We only scratched the surface of these gardens, because of time restraints and probably the type of tourists we are i.e geriatric!!!

The tour only took us on to the lower levels on even ground and the pace was painfully slow, you have to move at the slowest pace.

It take at least a couple of days to cover the gardens and still you would miss areas.



So after only an hour we were back onto the next stop which was some distance away.









The Guayadeque ravine, in Spanish Barranco de Guayadeque, is a ravine-type valley located on the near Ingenio and Aguimes.
One of the largest ravines on the island, it is notable for its archaeological remains and for its valuable endeies of flora and fauna - the latter including one of the largest lizard species. It is also notable for the large quantity of cave houses that it shelters, including a hermitage and various restaurants dug in the rock.



The site used to be the most populated valley on the island and contains hundreds of caves. All these people who lived therein have left many mummies and other burial remains in some caves, well guarded by the difficulty of access of the caves they were left in.[These caves include Labour cave ("Cueva Labra"), Numerous caves ("Cuevas Muchas"), Canary Cliff ("Risco del Canario"), Vincent Cliff ("Risco Vincentico"), Black Cliff ("Risco del Negro"), etc... The ravine is thus among the most important pre-historic burial ground of the island.

The caves were then used as dwellings, food storage and for fertility rituals. Sometimes burial caves were reused, in which cases special care was taken to protect the skulls with stones and, in Guayadeque, covered with animal skins or covers weaved of reeds.

The 19th century saw much devastation from grave plundering; many items found on the site found their way to the Canarian museum of Las Palmas, who bought them. Subsequently, le site was designated as a nature reserve to stop the plundering and other damages.

The importance of water courses through the valley is shown by the many remains of water mills.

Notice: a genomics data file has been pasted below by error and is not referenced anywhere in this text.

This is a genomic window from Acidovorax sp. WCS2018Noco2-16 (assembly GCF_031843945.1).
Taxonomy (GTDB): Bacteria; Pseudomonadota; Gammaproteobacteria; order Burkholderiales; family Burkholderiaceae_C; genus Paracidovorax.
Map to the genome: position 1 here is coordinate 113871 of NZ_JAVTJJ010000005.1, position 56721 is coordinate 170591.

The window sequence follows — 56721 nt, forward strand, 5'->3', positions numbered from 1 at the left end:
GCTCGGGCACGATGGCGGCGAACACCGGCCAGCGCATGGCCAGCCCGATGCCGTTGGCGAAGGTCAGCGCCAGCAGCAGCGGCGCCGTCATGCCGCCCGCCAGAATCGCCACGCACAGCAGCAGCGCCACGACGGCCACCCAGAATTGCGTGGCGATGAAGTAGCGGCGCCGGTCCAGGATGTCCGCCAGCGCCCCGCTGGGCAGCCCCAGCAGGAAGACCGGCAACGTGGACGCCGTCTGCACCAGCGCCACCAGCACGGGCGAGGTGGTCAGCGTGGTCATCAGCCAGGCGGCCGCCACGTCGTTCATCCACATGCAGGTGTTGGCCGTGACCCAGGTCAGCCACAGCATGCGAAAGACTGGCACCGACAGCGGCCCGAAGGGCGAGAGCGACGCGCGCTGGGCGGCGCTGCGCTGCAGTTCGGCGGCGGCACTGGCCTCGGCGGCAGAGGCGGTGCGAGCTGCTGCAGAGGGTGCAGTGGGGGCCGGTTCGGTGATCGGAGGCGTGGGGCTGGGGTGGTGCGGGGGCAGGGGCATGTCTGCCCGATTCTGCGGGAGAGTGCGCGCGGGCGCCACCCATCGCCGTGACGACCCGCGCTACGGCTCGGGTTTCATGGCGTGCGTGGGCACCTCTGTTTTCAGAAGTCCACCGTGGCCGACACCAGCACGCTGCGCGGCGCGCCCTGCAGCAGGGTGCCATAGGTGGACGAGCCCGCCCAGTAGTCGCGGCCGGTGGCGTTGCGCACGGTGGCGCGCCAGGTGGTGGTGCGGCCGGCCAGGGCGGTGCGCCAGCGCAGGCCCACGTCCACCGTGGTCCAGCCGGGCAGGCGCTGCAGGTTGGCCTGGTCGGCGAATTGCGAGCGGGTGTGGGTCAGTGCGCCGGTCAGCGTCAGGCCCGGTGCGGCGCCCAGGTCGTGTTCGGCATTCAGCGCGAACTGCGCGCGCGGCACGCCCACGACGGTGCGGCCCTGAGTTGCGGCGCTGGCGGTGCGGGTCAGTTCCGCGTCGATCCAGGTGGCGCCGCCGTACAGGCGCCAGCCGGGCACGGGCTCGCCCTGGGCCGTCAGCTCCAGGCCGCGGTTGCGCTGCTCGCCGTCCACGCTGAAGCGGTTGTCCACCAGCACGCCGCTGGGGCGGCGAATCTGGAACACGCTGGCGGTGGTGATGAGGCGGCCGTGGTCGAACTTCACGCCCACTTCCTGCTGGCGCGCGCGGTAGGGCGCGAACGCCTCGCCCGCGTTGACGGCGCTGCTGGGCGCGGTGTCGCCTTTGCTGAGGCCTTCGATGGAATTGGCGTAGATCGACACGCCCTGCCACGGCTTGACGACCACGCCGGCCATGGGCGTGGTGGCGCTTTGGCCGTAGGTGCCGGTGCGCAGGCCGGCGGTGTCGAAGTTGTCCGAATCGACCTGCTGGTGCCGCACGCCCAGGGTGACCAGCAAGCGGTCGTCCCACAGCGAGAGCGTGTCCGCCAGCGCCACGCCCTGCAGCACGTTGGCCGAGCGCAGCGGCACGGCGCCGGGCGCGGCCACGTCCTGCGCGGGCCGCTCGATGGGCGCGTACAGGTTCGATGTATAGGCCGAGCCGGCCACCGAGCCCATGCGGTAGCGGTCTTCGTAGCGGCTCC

A museum has been built, the Guayadeque museum, a Centre of Archaeological interpretation. It houses an exhibition on human activities in the valley, going back to pre-Hispanic times.

This was our first stop and it introduces you to the flora and fauna of the ravine as well as the way the Guanches lived





The ravine is home to more than 80 endemic species, notably lizards, the largest species of lizards in Europe and Africa that can reach 80 cm (31 in) in length, endemic to the island.



We didn't see any!!!



The vegetation include woodland and vegetat both meeting on the steep slopes and many other plants endemic to the island.



Our next stop was a small hamlet, the population of Guayadeque valley is reduced, but clusters remain. One cluster is Red Cave, a small hamlet that owes its name to the colour of the stone. The other is "Las Tierras Mountains", the site of Los Marteles , site of the Saint John-the-Baptist hermitage.

In both clusters services, restaurants, souvenir shops exist and one can savour a wine typical of the area, as well as fried pork meat and the famous Canarian potato.

We were invited into one of the homes, all mod cons, runnin water, electricity the lot. There are even some caves for sale!!!

About 60-70 thousand euros a pop!!!

The church is in a cave and in the bar hams were hanging frion the rafters!!




Guayadeque valley was listed on June 21, 1991 as a Spanish Heritage site as a Site of Cultural Interest.

Our third stop was for refreshments at a restaurant at the head of the valley.

Another cave enlarged and a great restaurant - this was a full lunch Tapas and all the trimming. Washed down with jugs of Canarian wine.



Following lunch a tasting of the local Honey Rum!!!



Now I know what all the beehives in the valley were used for - and the sugarcane.



All in all a good tour and cheers to the Guanches!!!!